A long time ago, someone in the media decided the summer must be the “silly season.” Politicians were on vacation from the seats of power, and the populace was too busy having fun to worry about serious matters. With less hard news to report, and this was before the Internet and blogs, newspapers and broadcasters focused more on the offbeat. Ever wonder why you read more about sightings of UFOs during those months? Maybe it wasn’t just a decision by our “visitors” to come out of their hiding places when it was warm outside.
Segue to 2005, and not a whole lot is happening in the technology universe. Except for a certain meeting with the media in San Francisco to announce some new products, and a short-lived 30-day trial marriage with the Mac mini, Apple Computer hasn’t done a whole lot in the public arena. So we’ve had to look a little harder for news and I sometimes feel I’ve reached the point of desperation trying to find something of real significance.
Take the crazy world of patents. Apple controls the music player market, but it can’t get the U.S. government to approve a patent for the iPod’s interface. Microsoft is poised to get one for its variation of a music player’s behavior, and now Creative Labs, which has failed miserably in its efforts to stand up to the iPod in the marketplace, has been granted a patent of its own. The application, filed nine months before the iPod came out, describes “A method, performed by software executing on the processor of a portable music playback device, that automatically files tracks according to hierarchical structure of categories to organize tracks in a logical order. A user interface is utilized to change the hierarchy, view track names, and select tracks for playback or other operations.”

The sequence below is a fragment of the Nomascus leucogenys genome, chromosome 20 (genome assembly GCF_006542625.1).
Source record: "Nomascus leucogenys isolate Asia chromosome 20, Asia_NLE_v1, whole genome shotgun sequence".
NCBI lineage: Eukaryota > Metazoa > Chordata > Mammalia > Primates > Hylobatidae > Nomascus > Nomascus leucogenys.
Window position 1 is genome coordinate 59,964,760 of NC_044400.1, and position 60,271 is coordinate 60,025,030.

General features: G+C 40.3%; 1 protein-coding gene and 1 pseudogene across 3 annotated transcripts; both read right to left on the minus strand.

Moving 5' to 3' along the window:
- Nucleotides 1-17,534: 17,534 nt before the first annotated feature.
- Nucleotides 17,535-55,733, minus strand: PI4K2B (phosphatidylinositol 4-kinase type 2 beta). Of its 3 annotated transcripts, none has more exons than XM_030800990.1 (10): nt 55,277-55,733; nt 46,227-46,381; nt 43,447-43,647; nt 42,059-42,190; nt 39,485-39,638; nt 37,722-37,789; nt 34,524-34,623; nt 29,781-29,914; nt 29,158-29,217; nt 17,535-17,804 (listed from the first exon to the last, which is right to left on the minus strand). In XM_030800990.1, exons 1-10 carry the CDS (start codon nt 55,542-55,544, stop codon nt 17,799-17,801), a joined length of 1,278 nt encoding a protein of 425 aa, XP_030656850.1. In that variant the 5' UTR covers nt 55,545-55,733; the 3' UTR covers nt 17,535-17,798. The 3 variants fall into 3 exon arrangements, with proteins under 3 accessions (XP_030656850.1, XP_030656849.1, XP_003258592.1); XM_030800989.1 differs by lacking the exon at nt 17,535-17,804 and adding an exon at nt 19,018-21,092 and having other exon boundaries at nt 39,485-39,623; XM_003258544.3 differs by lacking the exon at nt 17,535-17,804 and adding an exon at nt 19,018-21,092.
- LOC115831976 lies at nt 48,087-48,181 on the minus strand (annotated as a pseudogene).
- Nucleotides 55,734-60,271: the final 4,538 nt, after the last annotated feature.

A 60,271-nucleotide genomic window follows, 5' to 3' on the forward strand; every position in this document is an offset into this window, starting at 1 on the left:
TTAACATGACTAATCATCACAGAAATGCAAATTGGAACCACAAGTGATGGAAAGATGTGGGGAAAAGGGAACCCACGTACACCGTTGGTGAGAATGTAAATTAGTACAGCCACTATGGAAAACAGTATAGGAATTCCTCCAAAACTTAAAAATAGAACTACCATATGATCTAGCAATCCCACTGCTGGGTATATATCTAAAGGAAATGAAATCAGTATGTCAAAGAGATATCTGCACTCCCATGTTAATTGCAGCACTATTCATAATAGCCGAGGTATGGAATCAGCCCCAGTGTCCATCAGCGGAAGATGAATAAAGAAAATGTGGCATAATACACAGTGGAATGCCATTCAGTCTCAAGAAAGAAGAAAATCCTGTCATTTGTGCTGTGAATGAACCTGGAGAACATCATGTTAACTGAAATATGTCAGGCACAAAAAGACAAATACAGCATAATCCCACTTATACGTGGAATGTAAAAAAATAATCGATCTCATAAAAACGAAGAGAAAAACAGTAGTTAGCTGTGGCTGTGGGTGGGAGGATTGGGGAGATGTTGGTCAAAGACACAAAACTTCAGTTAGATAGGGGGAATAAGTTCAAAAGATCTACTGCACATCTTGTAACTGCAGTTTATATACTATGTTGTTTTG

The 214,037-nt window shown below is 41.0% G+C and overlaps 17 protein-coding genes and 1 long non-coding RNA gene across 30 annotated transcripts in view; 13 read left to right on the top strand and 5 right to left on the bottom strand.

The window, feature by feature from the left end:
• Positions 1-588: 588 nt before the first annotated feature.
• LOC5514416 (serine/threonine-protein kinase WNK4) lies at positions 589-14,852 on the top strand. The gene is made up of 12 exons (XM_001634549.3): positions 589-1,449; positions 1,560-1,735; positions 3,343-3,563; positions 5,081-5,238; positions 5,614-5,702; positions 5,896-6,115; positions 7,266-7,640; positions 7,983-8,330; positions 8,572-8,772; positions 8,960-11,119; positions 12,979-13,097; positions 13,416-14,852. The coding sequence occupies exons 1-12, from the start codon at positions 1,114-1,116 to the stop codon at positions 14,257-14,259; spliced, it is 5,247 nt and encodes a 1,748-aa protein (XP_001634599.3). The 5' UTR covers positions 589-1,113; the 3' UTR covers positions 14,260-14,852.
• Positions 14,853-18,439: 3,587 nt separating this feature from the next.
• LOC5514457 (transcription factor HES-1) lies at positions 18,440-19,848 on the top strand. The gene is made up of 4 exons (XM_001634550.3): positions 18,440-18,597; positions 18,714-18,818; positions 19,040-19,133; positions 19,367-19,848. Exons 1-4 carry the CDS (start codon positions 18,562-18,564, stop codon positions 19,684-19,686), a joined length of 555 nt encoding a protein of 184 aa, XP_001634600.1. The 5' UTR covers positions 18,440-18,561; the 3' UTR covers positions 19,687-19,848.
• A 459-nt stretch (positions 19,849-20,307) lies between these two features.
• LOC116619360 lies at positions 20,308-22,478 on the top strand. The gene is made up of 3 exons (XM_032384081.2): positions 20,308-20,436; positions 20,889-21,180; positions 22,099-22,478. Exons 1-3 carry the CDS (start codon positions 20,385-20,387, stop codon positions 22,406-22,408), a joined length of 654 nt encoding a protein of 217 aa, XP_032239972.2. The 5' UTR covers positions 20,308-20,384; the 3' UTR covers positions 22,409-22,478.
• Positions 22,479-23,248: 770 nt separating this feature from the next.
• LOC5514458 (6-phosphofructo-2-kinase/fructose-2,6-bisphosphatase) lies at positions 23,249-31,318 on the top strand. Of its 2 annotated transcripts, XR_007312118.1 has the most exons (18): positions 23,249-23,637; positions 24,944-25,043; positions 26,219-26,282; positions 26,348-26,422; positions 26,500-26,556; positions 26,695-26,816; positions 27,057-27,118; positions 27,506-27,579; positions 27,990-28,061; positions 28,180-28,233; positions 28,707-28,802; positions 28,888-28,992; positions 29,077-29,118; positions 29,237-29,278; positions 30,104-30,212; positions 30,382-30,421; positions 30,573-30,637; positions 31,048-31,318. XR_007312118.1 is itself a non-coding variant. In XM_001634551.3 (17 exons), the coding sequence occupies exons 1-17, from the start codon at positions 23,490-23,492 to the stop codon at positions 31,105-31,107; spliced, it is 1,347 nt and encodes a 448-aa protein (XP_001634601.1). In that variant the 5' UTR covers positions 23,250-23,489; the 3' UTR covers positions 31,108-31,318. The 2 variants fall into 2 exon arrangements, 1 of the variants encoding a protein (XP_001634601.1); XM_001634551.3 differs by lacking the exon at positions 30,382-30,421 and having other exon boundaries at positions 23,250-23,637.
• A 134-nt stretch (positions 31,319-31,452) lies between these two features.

Now I don’t pretend to be an intellectual property attorney or any kind of attorney, but hierarchical menus are as old as the graphical computer interface. Are the government hacks who review these applications living in the dark ages? Now maybe there are hidden elements involved that aren’t obvious from the patent summary, but I fail to see what is so unique about this feature that merits awarding a patent to Creative.
Just a short time ago, some technology pundits were claiming that Apple would have to send royalty checks to Microsoft because of its pending music player patent. Now, if we take any of this on faith, which I’m not prepared to do, maybe Apple will also have to send checks to a competitor that it has trounced in the marketplace. If that were true, would it make any sense?
As I said, I don’t see anything particularly unique in Creative’s claim of a particularly unique creation here. If it had the corner on music player interfaces, surely we’d see a positive result in its products, and we don’t. That, in itself, is one argument against its claims of originality.
In the end, it’ll take lawyers, and briefs and appeals to sort things out and the whole crazy affair, and the process could drag on for years. By the time it’s all resolved, Creative might well decide to follow the lead of the Rio and get out of the music player business altogether. Frankly, if any product eventually supplants the iPod as leader of the pack, I expect it’ll come from a Sony or a Samsung, and not from a small company hoping to exact some financial tribute courtesy of a patent.
Perhaps the era of the digital musical player will have come and gone, and we’ll be focusing on the next great thing, whatever that may be. Maybe, as some suggest, the ultimate music player is the venerable mobile phone. It’s not enough that you can store contact lists, custom ringers, games and video clips. We are told that the mobile phone is destined to become the repository of your music library as well, even though current reports states that the forthcoming Motorola phone with iTunes will only contain a couple of dozen tunes at most. With that number of songs at your beck and call, it’ll be no better than the commercial rock station that repeats the same songs over and over from a tiny play list.
Well at least you won’t have to listen to a torrent of commercials.
Right now, the mobile phone companies are no doubt salivating over the vast profits they’ll earn once they can sell you music online from catalogs of one or two million tracks. Even if some have to share the joy with Apple Computer or another company, it won’t matter. Greed as good, as Michael Douglas said in the 1987 movie Wall Street.
Now from my standpoint, and call me old fashioned, I still think the primary purpose of a mobile phone is to make and receive phone calls. Sure, I have a few fancy rings installed, customized for family and close friends, but that’s as adventurous as I plan to get right now.
But as I said, this is the silly season, and anything can happen. But I have to go. I’m going to get a pair of binoculars, so I can look for UFOs in the Arizona skies.
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